Canada needs to improve flood risk management – report

While insurers have been doing their part, more work is needed on flood resiliency

Canada needs to improve flood risk management – report

Catastrophe & Flood

By Lyle Adriano

A new report from the Geneva Association has looked into the flood risk management system in Canada, and it found that while insurers have been doing their part to help reduce flood risk across the country, more can still be done to improve floor risk awareness and mitigation.

The report, entitled “Flood Risk Management in Canada,” was developed in partnership with Intact Financial. It highlights the evolving relationship between insurers and the government to enhance flood risk awareness and mitigation, as well as any important gaps in flood mitigation that the industry and government need to address. 

Insurers in Canada are supporting communities and households to reduce their flood risks, the report found. It noted that flood insurance was first introduced in the country in 2016 to reduce the pressure on government programmes, and the coverage is voluntary – sold as an optional endorsement or bundled with sewer backup coverage. Insurers have also led efforts to pursue cross-sectoral and governmental collaboration to improve risk awareness and uptake of flood insurance.

The report also noted that the federal government has taken its first step towards the establishment of a National High Risk Residential Flood Insurance Program, with the encouragement of the Insurance Bureau of Canada.

However, the Geneva Association found that there is still a need to further enhance multi-sectoral collaboration in Canada to improve flood risk awareness and mitigation; the government continues to take a disproportionately large responsibility for managing flood risk, with limited engagement among non-governmental and private sector stakeholders. Furthermore, the report said that there are other issues with certain aspects of Canada’s flood risk management approach, such as outdated flood mapping, the continued development in high flood-risk areas with limited land use regulation, and the predominance of hazard-based flood risk management approaches that rely on historical flood design requirements.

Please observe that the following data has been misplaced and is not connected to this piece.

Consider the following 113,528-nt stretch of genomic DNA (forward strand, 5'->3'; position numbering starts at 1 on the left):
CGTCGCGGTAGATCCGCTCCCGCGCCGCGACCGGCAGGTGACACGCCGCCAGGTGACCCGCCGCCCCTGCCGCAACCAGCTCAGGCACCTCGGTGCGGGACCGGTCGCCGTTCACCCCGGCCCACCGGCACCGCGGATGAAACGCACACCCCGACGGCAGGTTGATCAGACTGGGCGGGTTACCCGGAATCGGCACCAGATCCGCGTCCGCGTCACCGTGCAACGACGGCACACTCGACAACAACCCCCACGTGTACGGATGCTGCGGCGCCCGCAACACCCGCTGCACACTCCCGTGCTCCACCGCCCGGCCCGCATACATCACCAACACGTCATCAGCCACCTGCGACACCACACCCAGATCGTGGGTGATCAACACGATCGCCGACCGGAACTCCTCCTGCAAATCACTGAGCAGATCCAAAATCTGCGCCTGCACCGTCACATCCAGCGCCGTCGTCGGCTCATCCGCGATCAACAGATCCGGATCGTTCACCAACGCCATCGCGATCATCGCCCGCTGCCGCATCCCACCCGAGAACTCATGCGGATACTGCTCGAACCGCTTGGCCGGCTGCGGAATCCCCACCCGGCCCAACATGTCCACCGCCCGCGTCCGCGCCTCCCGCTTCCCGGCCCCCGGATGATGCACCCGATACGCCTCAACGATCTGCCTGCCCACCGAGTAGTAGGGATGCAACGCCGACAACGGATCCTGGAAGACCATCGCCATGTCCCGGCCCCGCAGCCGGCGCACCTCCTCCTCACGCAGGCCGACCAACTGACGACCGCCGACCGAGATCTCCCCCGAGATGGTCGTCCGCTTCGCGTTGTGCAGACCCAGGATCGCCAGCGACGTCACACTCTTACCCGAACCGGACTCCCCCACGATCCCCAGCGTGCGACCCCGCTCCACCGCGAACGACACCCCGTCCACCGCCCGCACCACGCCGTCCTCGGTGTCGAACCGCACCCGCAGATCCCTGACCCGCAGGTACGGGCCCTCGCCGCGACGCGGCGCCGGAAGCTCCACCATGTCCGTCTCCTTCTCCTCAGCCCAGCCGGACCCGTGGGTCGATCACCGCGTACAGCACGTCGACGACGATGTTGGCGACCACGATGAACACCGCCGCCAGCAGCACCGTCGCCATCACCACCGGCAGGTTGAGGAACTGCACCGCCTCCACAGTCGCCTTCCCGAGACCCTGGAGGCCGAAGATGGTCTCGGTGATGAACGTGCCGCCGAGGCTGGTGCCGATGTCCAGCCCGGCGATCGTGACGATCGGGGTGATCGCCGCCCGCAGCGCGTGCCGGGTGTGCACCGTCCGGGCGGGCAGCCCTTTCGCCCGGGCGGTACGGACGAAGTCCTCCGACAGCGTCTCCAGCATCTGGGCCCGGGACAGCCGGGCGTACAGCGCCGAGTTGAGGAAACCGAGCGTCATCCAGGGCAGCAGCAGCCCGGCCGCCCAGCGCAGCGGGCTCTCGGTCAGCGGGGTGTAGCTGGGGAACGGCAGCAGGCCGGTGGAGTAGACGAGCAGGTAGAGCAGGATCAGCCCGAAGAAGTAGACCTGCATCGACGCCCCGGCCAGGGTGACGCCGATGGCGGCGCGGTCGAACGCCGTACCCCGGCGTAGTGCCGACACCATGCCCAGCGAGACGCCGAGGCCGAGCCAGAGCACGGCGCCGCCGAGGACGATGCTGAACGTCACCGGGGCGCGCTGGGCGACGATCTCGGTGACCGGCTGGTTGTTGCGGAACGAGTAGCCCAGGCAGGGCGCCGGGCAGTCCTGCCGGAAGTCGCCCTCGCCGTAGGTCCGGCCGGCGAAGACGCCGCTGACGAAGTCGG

“The overall findings of our research series … underscore how critical it is for countries to take a forward-looking, holistic, all-of-society approach in their flood risk management,” said Geneva Association director of climate change and emerging environmental topics Maryam Golnaraghi.

Golnaraghi noted, however, that further reform is needed to increase incentives for risk reduction and prevention measures for new builds and retrofitting existing buildings and public infrastructure. Engagement is also needed with other sectors, such as banks, mortgage lenders, and other financial institutions, especially when it comes to their roles in incentivizing risk reduction.

“Climate change has significant economic and human impacts – the time to adapt is now,” said Intact Financial vice president of corporate affairs Diane Flanagan.

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